C-Coast’s “theme,” Moore explained, is “connecting short term decision-making to long-term outcomes, and understanding what are the ways in which the connection between the short-term and long-term can be influenced by different actors in the process.”
As an example, Moore said, when a road is covered in sand during a storm, does removal of the sand — an island’s land — inadvertently weaken the long-term resilience of the island’s landscape?
“We aren’t looking to advocate for any particular outcome or particular future,” Moore said. “We’re looking to understand the decision process, how short-term decisions lead to long-term outcome.”
James “Bo” Dame, professor of biology and physical sciences at Chowan University in Murfreesboro, has involved students in research on water quality impacts, ideally as a way to answer specific questions, such as influences of water quality on submerged aquatic vegetation, or the health of frogs and toads.
Dame said that he is about to launch a water quality monitoring program this spring with his students near the Tall Glass of Water project on the Albemarle Sound in Bertie County.
Although the Chowan River, which empties into the northwest end of the Albemarle, in recent years has been plagued with algal blooms during the warm months, Dame said the problem happens closer to Edenton and has not been evident at the end where they’ll be working.
Their work won’t solve the Chowan’s algal issue, he said, but he hopes it will contribute to improving water quality in the area around the site.
Dame said he and the students will probably be sampling about a half-dozen locations on the northwest edge of the Albemarle Sound from Salmon Creek to the U.S. 17 bridge. Although specifics have yet to be decided, water quality monitoring could be looking at levels of phosphorus, salinity, dissolved oxygen, temperature, or clarity, turbidity chlorophyll, nutrients, nitrogen and phosphorus.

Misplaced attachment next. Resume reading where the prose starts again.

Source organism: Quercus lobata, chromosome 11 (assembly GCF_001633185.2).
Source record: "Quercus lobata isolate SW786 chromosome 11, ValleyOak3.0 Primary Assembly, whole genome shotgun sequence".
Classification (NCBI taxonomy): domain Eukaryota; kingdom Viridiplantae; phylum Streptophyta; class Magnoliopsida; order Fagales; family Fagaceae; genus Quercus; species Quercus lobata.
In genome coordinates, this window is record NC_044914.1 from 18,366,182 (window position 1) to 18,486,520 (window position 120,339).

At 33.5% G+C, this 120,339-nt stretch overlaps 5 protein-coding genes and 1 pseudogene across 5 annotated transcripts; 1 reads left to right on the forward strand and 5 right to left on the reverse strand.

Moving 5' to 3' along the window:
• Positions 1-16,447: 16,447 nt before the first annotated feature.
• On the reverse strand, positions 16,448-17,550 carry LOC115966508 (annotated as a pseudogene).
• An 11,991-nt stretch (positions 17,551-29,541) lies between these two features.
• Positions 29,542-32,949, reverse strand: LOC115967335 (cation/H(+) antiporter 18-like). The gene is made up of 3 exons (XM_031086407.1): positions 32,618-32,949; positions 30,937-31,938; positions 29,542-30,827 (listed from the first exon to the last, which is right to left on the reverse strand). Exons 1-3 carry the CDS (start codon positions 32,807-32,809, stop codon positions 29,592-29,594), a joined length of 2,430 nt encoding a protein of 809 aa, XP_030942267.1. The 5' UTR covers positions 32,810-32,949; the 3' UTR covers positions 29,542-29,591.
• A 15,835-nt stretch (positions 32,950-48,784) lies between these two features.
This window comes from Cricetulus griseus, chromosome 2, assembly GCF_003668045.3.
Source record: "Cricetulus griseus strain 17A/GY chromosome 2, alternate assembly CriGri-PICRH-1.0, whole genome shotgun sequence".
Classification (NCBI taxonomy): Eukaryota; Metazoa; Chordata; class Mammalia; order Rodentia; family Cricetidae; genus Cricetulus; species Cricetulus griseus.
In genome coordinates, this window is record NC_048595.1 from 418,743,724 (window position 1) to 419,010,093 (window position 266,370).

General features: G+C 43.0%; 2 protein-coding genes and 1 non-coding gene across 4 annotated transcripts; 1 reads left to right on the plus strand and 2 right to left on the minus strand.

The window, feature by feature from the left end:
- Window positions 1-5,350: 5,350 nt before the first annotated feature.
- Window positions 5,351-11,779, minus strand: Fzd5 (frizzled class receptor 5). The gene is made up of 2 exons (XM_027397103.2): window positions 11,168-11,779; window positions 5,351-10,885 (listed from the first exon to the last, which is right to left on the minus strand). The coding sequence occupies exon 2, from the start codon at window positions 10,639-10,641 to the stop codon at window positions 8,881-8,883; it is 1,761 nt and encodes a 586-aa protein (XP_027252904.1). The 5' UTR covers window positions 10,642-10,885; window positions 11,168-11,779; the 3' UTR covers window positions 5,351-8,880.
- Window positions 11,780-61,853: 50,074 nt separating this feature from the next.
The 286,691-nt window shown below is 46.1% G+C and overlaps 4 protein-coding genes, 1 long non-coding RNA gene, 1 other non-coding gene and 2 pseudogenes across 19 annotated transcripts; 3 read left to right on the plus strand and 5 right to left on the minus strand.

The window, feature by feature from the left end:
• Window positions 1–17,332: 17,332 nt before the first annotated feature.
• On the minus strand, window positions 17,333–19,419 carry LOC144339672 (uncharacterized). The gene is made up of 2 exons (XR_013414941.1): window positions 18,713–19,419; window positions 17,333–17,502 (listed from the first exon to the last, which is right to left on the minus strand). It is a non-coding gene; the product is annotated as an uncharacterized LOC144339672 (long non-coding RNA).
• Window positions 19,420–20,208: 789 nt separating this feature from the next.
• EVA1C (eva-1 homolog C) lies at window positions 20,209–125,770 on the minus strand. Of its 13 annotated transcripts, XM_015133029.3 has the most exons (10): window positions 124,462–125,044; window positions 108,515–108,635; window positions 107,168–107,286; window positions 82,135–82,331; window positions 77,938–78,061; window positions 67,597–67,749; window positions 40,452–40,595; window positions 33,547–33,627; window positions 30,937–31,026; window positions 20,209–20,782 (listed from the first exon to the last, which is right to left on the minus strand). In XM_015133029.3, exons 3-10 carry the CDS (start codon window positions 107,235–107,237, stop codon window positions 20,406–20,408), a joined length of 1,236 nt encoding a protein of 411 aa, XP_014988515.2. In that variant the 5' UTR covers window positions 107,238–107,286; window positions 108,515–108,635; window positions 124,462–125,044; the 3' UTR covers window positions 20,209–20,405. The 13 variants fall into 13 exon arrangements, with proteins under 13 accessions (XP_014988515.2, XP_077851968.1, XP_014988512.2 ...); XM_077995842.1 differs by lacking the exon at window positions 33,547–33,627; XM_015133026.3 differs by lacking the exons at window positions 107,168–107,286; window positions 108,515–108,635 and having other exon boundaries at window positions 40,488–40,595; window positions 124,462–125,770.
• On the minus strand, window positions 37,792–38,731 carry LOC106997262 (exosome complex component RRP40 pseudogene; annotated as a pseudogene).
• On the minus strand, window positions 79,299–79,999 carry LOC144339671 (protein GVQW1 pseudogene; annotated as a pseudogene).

Considering Bertie’s relatively small place in the vast and complex Albemarle-Pamlico estuarine system, Dame said that its active role in resilience planning, economic adaptation and sustainable environmental restoration may be a positive contagion to other communities in the region.
The key to the appeal of Tall Glass of Water, which will include not just opportunities to camp and swim, but also to kayak, canoe and hike on trails, is the combination of environment, ecotourism and especially education, he said.
When Dame teaches his young adult students, he finds them receptive and open to climate issues, he said, but it’s still a battle with education and science literacy.
“This project feeds into that and it provides a perfect opportunity to make young people more aware of their environment, to get them out in the mud and whatever you find outdoors,” he said about Tall Glass of Water. “That’s usually when the lights go on. That’s when they get excited.”